Right off the bat, before we go anywhere with this, I have to say… Genesis 21 is, for me, one of those “things that make you go hmm.” Then again, I’m not God. As strange as this whole chapter is, the image of God’s mercy toward one blows my mind. As many times as I’ve read Genesis 21, verses 17 and 18 never stood out to me the way they did this time. God loves everybody. A whole, whole lot more than we can grasp. And He’s merciful. A whole, whole lot more than we can grasp.
Genesis 21:17-18(GW)–God heard the boy crying, and the Messenger of God called to Hagar from heaven. “What’s the matter, Hagar?” he asked her. “Don’t be afraid! God has heard the boy crying from the bushes. Come on, help the boy up! Take him by the hand, because I’m going to make him into a great nation.”
Let’s face it. Abraham screwed up. Royally. As in big time. As in, “What in the world were you thinking?” And yet he is still considered faithful. Okay, right there, I’m already floored by God.
But here we have Hagar and Ishamel, sent out into the desert to die. Ishmael. The result of a man-directed attempt to fulfill God’s promise. The result of a certain lack of faith move on his father’s part. But let’s not forget… He was the innocent one here. He didn’t ask to be born, didn’t ask to be a rival of the favorite son. He was a victim of circumstance here… until he chose to mock his brother. Now that wasn’t nice. And you have to wonder, based on the reaction of Abraham and Sarah, if this was an ongoing heart problem with Ishmael or if Sarah just finally, jealously lost it. We don’t know enough to say.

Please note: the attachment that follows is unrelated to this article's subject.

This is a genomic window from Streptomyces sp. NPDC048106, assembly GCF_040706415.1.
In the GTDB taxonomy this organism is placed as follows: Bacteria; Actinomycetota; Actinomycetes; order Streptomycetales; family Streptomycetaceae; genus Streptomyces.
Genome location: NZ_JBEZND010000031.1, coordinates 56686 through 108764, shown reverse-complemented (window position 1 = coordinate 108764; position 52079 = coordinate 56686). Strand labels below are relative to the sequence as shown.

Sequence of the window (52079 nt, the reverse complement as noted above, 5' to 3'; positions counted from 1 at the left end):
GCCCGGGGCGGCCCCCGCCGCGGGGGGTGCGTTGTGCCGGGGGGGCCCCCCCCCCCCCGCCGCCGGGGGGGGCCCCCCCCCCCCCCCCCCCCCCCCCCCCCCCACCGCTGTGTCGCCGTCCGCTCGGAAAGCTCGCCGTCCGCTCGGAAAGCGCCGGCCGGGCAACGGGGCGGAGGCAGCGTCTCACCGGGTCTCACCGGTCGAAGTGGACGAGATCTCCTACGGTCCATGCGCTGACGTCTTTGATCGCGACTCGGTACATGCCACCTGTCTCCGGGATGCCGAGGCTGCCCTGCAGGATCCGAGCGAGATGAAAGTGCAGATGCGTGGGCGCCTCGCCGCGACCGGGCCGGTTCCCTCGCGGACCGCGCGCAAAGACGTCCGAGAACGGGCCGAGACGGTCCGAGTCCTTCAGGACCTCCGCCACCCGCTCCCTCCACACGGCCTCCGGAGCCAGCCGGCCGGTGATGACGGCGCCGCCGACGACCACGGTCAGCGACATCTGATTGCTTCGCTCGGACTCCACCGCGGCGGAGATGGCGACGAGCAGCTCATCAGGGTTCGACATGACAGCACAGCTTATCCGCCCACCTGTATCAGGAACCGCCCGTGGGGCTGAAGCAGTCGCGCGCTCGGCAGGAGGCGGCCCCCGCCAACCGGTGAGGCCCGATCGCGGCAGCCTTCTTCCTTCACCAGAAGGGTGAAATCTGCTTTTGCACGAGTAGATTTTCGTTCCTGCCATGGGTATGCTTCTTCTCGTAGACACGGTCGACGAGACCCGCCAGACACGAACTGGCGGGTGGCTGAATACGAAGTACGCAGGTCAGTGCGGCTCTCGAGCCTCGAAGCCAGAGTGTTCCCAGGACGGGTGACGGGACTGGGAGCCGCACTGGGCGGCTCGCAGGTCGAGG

But what gets me here is God’s actions. See, he could have let Ishmael die in chapter 21, right where he lay under a bush in the desert. That would have been the end of Ishmael’s story. To boil it down to very, very overly simplistic terms, some traditions believe Ishamel to be the patriarch of Islam. And had Ishmael died right there… Well, history would be very different.
But God didn’t let him die. Instead, He saved Ishamael and promised to make him a great nation too. In fact, Ishamel had twelve sons. Sound familiar?
I won’t bog down in the question of “why” God did that. Only God knows. But I feel certain God loved Ishmael. God saw that young man simply as who he was as he lay there on the ground. And despite knowing everything that would happen, God loved Ishamel, who was born into a definitely crazy dysfunctional situation if there ever was one.
God loved Ishmael. God loves every single person on this earth, whether they are Jewish, Christian, Muslim, Atheist, Buddhist, or whatever flavor of religion they are chasing today. His greatest desire is to be right there with them, for them to believe Him and love Him, no matter what. And He gives them every chance, just like He gave Ishmael. That’s why we are to love as well, and it breaks my heart when we hate “in the name of Jesus.” Because, mind you, I’ve seen it happen. And that’s just as much a sin as the sin of those we are so busy hating.
Is it a fine line to walk, that one between love and tolerance? Yes. We don’t tolerate sin. At all. But we love each other, no matter what. And that’s the line we have to find. That’s the way we walk like Jesus. Lord, help us find that line and walk it with purpose.
So, for you… what in the Bible makes you go… hmmmmm?